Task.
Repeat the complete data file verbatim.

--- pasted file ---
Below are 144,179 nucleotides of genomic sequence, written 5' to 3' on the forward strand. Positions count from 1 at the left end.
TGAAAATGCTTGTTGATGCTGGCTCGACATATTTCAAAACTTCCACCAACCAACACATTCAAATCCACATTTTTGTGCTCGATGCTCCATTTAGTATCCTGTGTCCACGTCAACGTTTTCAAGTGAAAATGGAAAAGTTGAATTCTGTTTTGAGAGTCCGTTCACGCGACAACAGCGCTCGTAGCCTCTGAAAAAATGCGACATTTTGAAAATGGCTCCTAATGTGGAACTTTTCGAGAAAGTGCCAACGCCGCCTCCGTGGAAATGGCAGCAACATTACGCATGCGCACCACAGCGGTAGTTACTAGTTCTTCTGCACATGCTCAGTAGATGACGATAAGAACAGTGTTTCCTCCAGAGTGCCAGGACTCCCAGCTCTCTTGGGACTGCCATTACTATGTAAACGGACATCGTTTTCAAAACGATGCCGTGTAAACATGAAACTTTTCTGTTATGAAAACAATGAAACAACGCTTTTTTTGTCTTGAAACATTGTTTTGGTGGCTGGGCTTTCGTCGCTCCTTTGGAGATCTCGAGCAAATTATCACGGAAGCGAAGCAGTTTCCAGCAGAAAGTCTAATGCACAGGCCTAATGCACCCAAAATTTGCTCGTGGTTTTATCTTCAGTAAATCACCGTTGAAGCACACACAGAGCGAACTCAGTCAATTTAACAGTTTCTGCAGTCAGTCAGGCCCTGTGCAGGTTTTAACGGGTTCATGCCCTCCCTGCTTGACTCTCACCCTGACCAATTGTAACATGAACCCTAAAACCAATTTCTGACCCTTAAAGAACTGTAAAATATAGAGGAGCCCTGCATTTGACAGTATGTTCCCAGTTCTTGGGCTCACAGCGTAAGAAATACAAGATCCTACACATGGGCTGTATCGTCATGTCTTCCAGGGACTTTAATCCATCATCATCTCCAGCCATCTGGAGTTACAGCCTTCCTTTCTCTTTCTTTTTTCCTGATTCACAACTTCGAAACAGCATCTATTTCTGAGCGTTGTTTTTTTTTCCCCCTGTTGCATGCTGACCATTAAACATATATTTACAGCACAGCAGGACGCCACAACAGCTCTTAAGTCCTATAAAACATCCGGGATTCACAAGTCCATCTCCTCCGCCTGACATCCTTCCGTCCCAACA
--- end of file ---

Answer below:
Below are 144,179 nucleotides of genomic sequence, written 5' to 3' on the forward strand. Positions count from 1 at the left end.
TGAAAATGCTTGTTGATGCTGGCTCGACATATTTCAAAACTTCCACCAACCAACACATTCAAATCCACATTTTTGTGCTCGATGCTCCATTTAGTATCCTGTGTCCACGTCAACGTTTTCAAGTGAAAATGGAAAAGTTGAATTCTGTTTTGAGAGTCCGTTCACGCGACAACAGCGCTCGTAGCCTCTGAAAAAATGCGACATTTTGAAAATGGCTCCTAATGTGGAACTTTTCGAGAAAGTGCCAACGCCGCCTCCGTGGAAATGGCAGCAACATTACGCATGCGCACCACAGCGGTAGTTACTAGTTCTTCTGCACATGCTCAGTAGATGACGATAAGAACAGTGTTTCCTCCAGAGTGCCAGGACTCCCAGCTCTCTTGGGACTGCCATTACTATGTAAACGGACATCGTTTTCAAAACGATGCCGTGTAAACATGAAACTTTTCTGTTATGAAAACAATGAAACAACGCTTTTTTTGTCTTGAAACATTGTTTTGGTGGCTGGGCTTTCGTCGCTCCTTTGGAGATCTCGAGCAAATTATCACGGAAGCGAAGCAGTTTCCAGCAGAAAGTCTAATGCACAGGCCTAATGCACCCAAAATTTGCTCGTGGTTTTATCTTCAGTAAATCACCGTTGAAGCACACACAGAGCGAACTCAGTCAATTTAACAGTTTCTGCAGTCAGTCAGGCCCTGTGCAGGTTTTAACGGGTTCATGCCCTCCCTGCTTGACTCTCACCCTGACCAATTGTAACATGAACCCTAAAACCAATTTCTGACCCTTAAAGAACTGTAAAATATAGAGGAGCCCTGCATTTGACAGTATGTTCCCAGTTCTTGGGCTCACAGCGTAAGAAATACAAGATCCTACACATGGGCTGTATCGTCATGTCTTCCAGGGACTTTAATCCATCATCATCTCCAGCCATCTGGAGTTACAGCCTTCCTTTCTCTTTCTTTTTTCCTGATTCACAACTTCGAAACAGCATCTATTTCTGAGCGTTGTTTTTTTTTCCCCCTGTTGCATGCTGACCATTAAACATATATTTACAGCACAGCAGGACGCCACAACAGCTCTTAAGTCCTATAAAACATCCGGGATTCACAAGTCCATCTCCTCCGCCTGACATCCTTCCGTCCCAACA